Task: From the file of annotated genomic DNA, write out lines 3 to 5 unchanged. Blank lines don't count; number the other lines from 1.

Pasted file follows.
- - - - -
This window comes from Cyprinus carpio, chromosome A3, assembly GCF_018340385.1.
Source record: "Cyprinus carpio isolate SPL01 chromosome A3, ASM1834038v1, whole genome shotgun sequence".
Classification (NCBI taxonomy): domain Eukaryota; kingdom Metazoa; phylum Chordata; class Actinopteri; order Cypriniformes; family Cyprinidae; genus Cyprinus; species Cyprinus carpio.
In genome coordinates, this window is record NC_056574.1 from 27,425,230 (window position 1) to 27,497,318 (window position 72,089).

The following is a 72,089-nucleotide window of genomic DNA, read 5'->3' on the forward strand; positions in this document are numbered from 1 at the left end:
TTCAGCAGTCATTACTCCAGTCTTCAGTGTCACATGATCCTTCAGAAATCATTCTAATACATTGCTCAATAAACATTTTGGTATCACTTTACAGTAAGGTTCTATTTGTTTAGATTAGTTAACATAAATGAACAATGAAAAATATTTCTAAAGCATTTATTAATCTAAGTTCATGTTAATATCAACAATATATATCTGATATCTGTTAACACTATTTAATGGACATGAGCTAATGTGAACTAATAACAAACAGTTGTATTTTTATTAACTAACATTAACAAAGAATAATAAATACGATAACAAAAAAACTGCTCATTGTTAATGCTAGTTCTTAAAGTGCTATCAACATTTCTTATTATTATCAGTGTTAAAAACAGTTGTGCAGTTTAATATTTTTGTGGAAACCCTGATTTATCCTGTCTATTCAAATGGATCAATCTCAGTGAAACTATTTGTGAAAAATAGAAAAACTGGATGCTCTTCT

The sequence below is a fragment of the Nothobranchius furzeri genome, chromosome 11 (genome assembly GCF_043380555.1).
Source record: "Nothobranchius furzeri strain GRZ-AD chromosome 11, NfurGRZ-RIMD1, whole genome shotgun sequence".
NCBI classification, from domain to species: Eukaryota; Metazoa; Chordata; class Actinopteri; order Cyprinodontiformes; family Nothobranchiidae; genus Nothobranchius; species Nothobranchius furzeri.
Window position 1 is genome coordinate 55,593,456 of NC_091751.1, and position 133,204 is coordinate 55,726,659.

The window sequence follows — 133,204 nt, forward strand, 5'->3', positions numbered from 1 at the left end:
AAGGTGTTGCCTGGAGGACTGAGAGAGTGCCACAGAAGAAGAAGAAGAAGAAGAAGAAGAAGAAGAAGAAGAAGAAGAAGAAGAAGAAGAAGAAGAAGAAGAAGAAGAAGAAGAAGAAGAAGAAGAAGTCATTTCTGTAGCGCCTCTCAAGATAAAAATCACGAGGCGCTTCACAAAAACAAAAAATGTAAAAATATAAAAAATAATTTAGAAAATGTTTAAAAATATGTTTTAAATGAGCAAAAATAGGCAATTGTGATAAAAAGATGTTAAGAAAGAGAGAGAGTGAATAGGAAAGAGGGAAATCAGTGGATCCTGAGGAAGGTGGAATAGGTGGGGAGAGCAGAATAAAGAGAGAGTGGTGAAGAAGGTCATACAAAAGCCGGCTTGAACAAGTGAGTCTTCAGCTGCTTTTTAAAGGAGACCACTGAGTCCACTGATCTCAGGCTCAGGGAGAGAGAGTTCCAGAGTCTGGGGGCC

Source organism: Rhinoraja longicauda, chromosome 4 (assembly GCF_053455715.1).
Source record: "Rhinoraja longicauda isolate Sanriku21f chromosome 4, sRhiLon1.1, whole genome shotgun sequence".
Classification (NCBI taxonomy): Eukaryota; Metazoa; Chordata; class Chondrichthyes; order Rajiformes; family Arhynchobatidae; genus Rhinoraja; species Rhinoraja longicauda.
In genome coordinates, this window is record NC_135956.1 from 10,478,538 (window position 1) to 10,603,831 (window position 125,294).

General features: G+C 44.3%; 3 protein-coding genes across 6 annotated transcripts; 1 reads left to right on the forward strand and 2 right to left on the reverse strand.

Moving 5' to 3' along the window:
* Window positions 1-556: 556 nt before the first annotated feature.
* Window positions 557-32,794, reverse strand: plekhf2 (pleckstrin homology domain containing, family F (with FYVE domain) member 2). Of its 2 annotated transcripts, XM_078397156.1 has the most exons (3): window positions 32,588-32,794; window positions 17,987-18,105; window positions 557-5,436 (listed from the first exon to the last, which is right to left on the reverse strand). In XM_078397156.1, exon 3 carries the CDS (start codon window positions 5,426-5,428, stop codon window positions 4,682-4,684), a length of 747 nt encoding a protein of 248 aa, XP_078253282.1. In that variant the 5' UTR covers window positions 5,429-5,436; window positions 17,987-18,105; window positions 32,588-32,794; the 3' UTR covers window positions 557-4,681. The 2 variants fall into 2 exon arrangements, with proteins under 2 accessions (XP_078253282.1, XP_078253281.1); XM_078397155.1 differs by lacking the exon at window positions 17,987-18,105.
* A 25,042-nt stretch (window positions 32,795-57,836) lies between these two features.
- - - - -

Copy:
Classification (NCBI taxonomy): domain Eukaryota; kingdom Metazoa; phylum Chordata; class Actinopteri; order Cypriniformes; family Cyprinidae; genus Cyprinus; species Cyprinus carpio.
In genome coordinates, this window is record NC_056574.1 from 27,425,230 (window position 1) to 27,497,318 (window position 72,089).

The following is a 72,089-nucleotide window of genomic DNA, read 5'->3' on the forward strand; positions in this document are numbered from 1 at the left end: